For our analyses, the subject pool was restricted to those individuals registered in the RAMQ pharmacy claims database, which includes provincial residents 65 years or older, those who receive social assistance, and those who do not have private drug insurance. This encompasses about half of all Quebec residents, that is, essentially all residents 65 years or older. The RAMQ and MEDECHO databases are linkable through the personal health insurance number, a 10-digit unique identifier for each beneficiary.
Between January 1, 1980, and December 31, 2003, we identified all individuals having a diagnosis of RA, using physician billing activity (ICD-9 code 714). Subjects were required to have at least 1 ICD-9 code for RA in the billing data plus at least 1 DMARD exposure after January 1, 1980. Cohort entry was defined by the date of the first DMARD prescription. These included methotrexate, hydroxychloroquine sulfate, chloroquine, sulfasalazine, azathioprine, leflunomide, cyclophosphamide, cyclosporine, gold compounds, minocycline, penicillamine, and anti-TNF agents. Anti-TNF agents were included in the provincial formulary only as of 2002, and no other biologic agents were available during the study.
Subjects were required to have more than 3 months of eligibility in the health insurance plan before cohort entry and to have no record of hematologic malignant neoplasms before their cohort entry date, as determined by ICD-9 billing or hospitalization discharge diagnoses. We observed the subjects from cohort entry to the first of 3 possible events: the outcome of interest, death, or the end of the study (December 31, 2003). The outcome of interest was any new hematologic malignant neoplasm, defined by the occurrence of an outpatient visit or hospital discharge in which the primary diagnosis was one of the relevant ICD-9 codes (ie, codes 200-208). This approach to cancer ascertainment has been validated in other studies.3,4
To most efficiently handle the complexity of the time-dependent medication exposures, we used a nested case-control design.5 For each new case of a hematologic malignant neoplasm occurring in our RA cohort, we randomly selected 10 control subjects with RA, matching for age, sex, and month and year of cohort entry and ensuring that each control subject was cancer free (ie, had no record of malignant neoplasms as determined by ICD-9 billing or hospitalization discharge diagnoses) on the day the case occurred (this was the index date for each case-control set). Medication use anytime from cohort entry to the index date was identified from the RAMQ prescription database.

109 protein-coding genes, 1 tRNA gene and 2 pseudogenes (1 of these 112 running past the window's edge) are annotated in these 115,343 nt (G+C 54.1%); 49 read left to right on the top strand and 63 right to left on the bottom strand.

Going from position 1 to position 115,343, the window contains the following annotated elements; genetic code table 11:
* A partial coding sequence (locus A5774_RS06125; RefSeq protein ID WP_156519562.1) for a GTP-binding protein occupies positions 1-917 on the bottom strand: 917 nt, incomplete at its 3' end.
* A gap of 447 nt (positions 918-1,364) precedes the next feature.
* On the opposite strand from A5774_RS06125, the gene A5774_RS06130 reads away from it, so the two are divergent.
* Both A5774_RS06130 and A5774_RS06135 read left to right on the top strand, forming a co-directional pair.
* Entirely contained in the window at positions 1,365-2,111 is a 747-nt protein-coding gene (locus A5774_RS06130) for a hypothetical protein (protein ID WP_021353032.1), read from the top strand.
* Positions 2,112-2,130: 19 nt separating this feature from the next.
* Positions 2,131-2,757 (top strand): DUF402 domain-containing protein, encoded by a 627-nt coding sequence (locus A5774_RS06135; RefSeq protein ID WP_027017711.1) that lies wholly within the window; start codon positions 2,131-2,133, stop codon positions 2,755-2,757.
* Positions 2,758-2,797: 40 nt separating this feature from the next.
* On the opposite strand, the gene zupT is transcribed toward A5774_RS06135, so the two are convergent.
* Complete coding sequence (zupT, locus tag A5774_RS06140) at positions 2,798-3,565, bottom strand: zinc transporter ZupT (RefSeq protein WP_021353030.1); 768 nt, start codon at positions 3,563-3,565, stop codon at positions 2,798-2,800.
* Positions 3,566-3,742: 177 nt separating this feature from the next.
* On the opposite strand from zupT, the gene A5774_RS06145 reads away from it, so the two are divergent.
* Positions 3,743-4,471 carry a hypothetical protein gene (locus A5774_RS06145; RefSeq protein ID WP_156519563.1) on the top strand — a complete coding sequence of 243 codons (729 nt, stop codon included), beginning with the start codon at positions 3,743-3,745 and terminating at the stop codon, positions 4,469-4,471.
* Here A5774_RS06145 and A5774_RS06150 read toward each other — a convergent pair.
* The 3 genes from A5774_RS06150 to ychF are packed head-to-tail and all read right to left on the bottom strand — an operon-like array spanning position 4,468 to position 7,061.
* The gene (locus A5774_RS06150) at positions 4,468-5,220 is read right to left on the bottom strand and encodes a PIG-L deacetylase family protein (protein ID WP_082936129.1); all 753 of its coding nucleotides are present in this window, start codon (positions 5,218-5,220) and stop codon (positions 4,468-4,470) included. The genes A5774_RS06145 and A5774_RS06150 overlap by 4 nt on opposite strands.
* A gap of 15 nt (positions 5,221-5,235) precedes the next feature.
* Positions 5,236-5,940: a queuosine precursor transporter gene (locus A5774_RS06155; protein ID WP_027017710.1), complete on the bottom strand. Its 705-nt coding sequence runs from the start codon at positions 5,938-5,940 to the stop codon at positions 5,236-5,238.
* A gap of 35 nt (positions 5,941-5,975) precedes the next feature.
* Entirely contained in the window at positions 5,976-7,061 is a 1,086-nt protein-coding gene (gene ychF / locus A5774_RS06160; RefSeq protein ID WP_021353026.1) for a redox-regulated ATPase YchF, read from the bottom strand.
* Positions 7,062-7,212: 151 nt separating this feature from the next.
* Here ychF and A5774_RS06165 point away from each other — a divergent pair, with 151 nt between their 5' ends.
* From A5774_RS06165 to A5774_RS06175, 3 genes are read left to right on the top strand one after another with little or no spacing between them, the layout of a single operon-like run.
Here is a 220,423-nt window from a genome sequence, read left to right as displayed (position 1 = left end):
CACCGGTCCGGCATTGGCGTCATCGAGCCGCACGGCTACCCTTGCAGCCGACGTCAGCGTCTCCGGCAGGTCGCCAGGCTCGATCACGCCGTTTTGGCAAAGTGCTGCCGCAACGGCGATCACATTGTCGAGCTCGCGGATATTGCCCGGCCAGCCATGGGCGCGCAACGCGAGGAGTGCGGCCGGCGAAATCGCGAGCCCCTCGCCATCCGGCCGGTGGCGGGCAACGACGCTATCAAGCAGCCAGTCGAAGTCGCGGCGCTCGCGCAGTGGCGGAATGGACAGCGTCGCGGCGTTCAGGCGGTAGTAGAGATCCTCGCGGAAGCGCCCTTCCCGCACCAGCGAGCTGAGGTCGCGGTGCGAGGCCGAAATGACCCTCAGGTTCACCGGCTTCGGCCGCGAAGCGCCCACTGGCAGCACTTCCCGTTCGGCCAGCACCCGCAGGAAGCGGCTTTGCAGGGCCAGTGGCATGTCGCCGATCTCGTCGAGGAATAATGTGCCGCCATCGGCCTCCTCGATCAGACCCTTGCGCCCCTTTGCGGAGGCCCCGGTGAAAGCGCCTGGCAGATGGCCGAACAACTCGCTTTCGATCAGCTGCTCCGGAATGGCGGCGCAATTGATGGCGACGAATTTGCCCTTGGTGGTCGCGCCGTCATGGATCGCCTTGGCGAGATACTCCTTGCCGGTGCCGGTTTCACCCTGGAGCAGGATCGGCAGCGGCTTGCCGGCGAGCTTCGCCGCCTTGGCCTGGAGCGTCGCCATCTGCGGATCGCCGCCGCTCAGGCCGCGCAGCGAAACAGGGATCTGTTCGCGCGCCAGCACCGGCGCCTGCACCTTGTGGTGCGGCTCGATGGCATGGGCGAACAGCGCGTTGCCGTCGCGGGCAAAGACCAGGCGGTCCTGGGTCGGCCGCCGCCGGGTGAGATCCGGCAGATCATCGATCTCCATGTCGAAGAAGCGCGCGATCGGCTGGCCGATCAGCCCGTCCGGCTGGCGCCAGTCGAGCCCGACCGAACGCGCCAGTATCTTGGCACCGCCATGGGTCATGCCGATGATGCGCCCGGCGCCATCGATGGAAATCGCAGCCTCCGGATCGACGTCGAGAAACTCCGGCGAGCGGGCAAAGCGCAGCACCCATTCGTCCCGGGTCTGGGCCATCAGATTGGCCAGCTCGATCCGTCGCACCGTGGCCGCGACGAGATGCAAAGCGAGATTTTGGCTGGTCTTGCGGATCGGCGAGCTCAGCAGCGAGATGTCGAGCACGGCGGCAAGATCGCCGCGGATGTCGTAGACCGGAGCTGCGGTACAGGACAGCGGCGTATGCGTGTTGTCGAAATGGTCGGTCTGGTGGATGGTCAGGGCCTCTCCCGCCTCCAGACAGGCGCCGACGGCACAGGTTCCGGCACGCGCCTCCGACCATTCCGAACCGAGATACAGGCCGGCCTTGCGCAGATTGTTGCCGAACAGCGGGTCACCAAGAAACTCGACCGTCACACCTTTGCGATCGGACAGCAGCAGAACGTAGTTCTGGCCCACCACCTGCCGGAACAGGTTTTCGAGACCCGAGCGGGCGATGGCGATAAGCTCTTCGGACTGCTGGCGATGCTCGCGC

Disease severity was not directly measured, but we adjusted for correlates of disease severity occurring before the index date: glucocorticoid use, number of all physician visits including visits for reasons other than RA, and extra-articular RA features. Controlling for glucocorticoid use and number of physician visits as an approach to adjust for RA severity has been successfully applied in previous studies.6 In addition, extra-articular RA features, such as rheumatoid lung, Felty syndrome, neuropathy, and vasculitis, are good correlates of RA severity.7-9 These were ascertained in our study based on ICD-9 code diagnoses from inpatient or outpatient physician visits.
We calculated person-years of follow-up to determine the incidence rate for hematologic malignant neoplasms in the RA cohort. Conditional logistic regression was performed on the nested case-control sample to estimate the rate ratio (RR) of hematologic malignant neoplasm occurrence for each DMARD, along with 95% confidence intervals (CIs) for the adjusted estimates. The DMARDs were analyzed in terms of time-dependent use, assessing the independent effects of the most commonly used types. The adjusted RR estimates reflect the specific effect of each exposure, adjusted for whether subjects had received other medications. All DMARDs were included in models that controlled concurrently for other medications, number of physician visits, and extra-articular RA features.
We identified a cohort of 23 733 patients with RA with DMARD exposures and no recorded history of cancer. At cohort entry, mean (SD) age was 61.7 (14.6) years. Most subjects (70.1%) were women, as expected in RA. The most common current DMARD exposures at cohort entry were methotrexate, antimalarial agents, and sulfasalazine. Subjects were followed up on average for a mean (SD) of 6.7 (5.1) years. This yielded a total of 158 067 person-years of follow-up, during which 619 hematologic malignant neoplasms developed, for an incidence rate of 391.6 cases per 100 000 person-years.